Governor files executive order to allow school reopenings starting March 1

Schools must fulfill COVID-19 safety requirements from Health Dept. protocol

By Pedro Correa Henry

Twitter: @pete_r_correa

Special to The Star

Gov. Pedro Pierluisi Urrutia announced Executive Order (EO) 2021-17 on Monday, which allows both public and private schools to reopen partially starting March 1 if they meet regulations established by the island Health Department to prevent the spread of the coronavirus.

Among the measures included in the decree, EO 2020-17 establishes that classes are not required to begin on the date established by the government, in-person attendance will be optional, and every school must be registered with the Health Department’s Bio-Portal and must be certified by the agency to reopen.

“I do not want to be repetitive, but what I am saying is that if a school is not in good condition, it will not open,” the governor said. “A school that has a principal who is not in a position to certify that they will comply with the protocols established by the Health Department is a school that will not open; a school that does not have teachers willing to provide in-person education is a school that does not open.”

When asked which schools were to finally reopen, Pierluisi said that even though 172 campuses were under “high potential” to reopen, the school administrations still must be certified by the Health Department. The agency announced the health and safety regulations upon which those certifications will be based last Friday.

“The secretary of Education will provide details as to which public schools will be open and when, specifically,” the governor said. “I believe that she is going to do it this Thursday.”

“And as it happens when there is any school start [date], in the schools as such, there is usually a date for the teachers to go to the school and then there is a later date for the students to go to the school,” he added.

In addition, the order requires schools to enforce physical distancing and that classrooms have up to 50% occupancy.

“Parents cannot be forced to send their children to schools. The decision, at this given moment and in the midst of this pandemic, is up to the parents,” Pierluisi said. “But my recommendation is that they allow them to have that face-to-face education because experts are the ones who are saying that it is indispensable for their physical and emotional development, as well as for their academic achievement.”

Meanwhile, the governor authorized a $20 million disbursement from federal Coronavirus Aid, Relief, and Economic Security (CARES) Act funds for school bus drivers to prepare their vehicles for the return to in-person instruction. Those determinations came to fruition after School Bus Drivers Federation President José Rosado Rolón said on Feb. 2 that bus drivers had no insurance as they did not have the liquidity to pay for expenses.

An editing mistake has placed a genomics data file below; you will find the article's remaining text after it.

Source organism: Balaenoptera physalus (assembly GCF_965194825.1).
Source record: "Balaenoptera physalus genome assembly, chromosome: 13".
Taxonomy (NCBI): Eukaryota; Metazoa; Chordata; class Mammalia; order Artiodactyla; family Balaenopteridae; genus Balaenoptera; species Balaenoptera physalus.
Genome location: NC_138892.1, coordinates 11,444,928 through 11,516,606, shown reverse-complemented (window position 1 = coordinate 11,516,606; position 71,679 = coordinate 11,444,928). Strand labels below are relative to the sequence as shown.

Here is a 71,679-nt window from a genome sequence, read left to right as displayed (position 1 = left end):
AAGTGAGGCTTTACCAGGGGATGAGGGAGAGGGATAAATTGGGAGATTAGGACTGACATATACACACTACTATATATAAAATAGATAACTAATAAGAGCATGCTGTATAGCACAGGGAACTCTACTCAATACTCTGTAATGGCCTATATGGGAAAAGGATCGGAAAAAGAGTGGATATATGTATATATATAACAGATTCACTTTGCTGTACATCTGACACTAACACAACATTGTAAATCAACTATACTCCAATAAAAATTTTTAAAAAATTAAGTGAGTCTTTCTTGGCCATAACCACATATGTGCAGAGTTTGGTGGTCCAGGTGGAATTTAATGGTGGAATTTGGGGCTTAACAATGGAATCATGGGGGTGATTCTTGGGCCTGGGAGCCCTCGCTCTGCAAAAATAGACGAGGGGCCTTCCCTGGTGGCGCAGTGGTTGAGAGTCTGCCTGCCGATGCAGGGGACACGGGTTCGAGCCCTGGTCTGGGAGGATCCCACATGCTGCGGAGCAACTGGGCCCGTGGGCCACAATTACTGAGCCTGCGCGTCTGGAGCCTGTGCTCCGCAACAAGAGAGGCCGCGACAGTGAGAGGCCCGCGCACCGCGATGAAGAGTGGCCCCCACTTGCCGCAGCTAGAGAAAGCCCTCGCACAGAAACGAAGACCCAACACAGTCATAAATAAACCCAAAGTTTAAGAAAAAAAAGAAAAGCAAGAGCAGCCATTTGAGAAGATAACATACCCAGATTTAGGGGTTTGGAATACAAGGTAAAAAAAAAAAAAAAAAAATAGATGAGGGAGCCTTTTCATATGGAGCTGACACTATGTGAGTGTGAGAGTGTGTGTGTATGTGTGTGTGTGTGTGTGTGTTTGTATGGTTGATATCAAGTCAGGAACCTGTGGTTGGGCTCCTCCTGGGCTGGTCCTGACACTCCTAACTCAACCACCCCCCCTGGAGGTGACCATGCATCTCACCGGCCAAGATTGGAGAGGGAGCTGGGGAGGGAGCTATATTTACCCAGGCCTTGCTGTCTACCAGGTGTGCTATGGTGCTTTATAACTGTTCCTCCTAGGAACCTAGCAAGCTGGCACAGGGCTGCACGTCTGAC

The governor also authorized an $8 million disbursement to continue online education solutions.

Pierluisi confirmed that the executive order only authorizes the partial opening of public and private schools, not universities.

When asked if the government is at risk of losing federal funds if schools were not to reopen in March, as some people who oppose the reopening have suggested, Pierluisi said he has not seen a reopening delay affect federal funding assignments and that the reopening is focused on President Joe Biden’s goal to bring in-person instruction back in his first 100 days in office.

Furthermore, the governor said, he is waiting for the island Education Department to sign a contract with a third-party agency to oversee federal funds management in response to a request from the U.S. Department of Education, which has delayed the agency from gaining access to up to $400 million from the CARES Act.

“An approval from the Financial Oversight and Management Board is pending,” Pierluisi said.

Meanwhile, members of the Puerto Rico Teachers Association (AMPR by its Spanish initials) have said that the Health Department COVID-19 protocol for reopening does not take into account the reality schools face. When asked about teachers being penalized for not reporting to schools, Pierluisi said he trusts “the teachers.”

“I know that teachers are the first people to deliver in-person education if they have the chance,” he said. “I respect the AMPR leaders, but I must remind them that the person in charge of the Education Department was the former president of the association … and has the teachers at heart.”

At another press conference, AMPR President Víctor Manuel Bonilla Suárez responded to the governor by saying that even though Education Secretary-designate Elba Aponte Santos came from the association, it was the organization’s responsibility to defend teachers’ rights against anyone who takes the department’s executive seat, especially when workers’ public health and safety are at risk.

“During that press conference, the governor said that now school directors are responsible for enforcing safety measures against the coronavirus,” Bonilla Suárez said. “We have to tell school directors that you now hold great responsibility because you must certify that each school complies with every regulation established by the Health Department protocol.”

“We’re going to keep an eye out to make sure that every measure is followed,” he added.

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